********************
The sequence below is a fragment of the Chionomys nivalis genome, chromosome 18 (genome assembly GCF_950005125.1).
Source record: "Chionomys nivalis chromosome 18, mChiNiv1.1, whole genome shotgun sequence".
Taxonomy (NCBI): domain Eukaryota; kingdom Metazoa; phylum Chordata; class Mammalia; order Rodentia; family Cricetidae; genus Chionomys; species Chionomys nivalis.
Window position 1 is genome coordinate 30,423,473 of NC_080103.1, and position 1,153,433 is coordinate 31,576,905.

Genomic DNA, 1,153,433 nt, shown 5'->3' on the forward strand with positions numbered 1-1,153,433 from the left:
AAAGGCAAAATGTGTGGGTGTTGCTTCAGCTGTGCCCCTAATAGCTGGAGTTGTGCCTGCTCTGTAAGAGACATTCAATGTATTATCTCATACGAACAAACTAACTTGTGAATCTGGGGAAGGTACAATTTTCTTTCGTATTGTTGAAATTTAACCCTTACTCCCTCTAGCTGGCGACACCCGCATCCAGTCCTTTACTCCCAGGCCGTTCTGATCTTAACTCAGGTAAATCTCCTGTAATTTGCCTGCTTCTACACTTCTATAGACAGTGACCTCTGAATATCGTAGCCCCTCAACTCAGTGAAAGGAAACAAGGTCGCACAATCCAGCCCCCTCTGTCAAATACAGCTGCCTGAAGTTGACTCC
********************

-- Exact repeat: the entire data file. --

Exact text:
The sequence below is a fragment of the Chionomys nivalis genome, chromosome 18 (genome assembly GCF_950005125.1).
Source record: "Chionomys nivalis chromosome 18, mChiNiv1.1, whole genome shotgun sequence".
Taxonomy (NCBI): domain Eukaryota; kingdom Metazoa; phylum Chordata; class Mammalia; order Rodentia; family Cricetidae; genus Chionomys; species Chionomys nivalis.
Window position 1 is genome coordinate 30,423,473 of NC_080103.1, and position 1,153,433 is coordinate 31,576,905.

Genomic DNA, 1,153,433 nt, shown 5'->3' on the forward strand with positions numbered 1-1,153,433 from the left:
AAAGGCAAAATGTGTGGGTGTTGCTTCAGCTGTGCCCCTAATAGCTGGAGTTGTGCCTGCTCTGTAAGAGACATTCAATGTATTATCTCATACGAACAAACTAACTTGTGAATCTGGGGAAGGTACAATTTTCTTTCGTATTGTTGAAATTTAACCCTTACTCCCTCTAGCTGGCGACACCCGCATCCAGTCCTTTACTCCCAGGCCGTTCTGATCTTAACTCAGGTAAATCTCCTGTAATTTGCCTGCTTCTACACTTCTATAGACAGTGACCTCTGAATATCGTAGCCCCTCAACTCAGTGAAAGGAAACAAGGTCGCACAATCCAGCCCCCTCTGTCAAATACAGCTGCCTGAAGTTGACTCC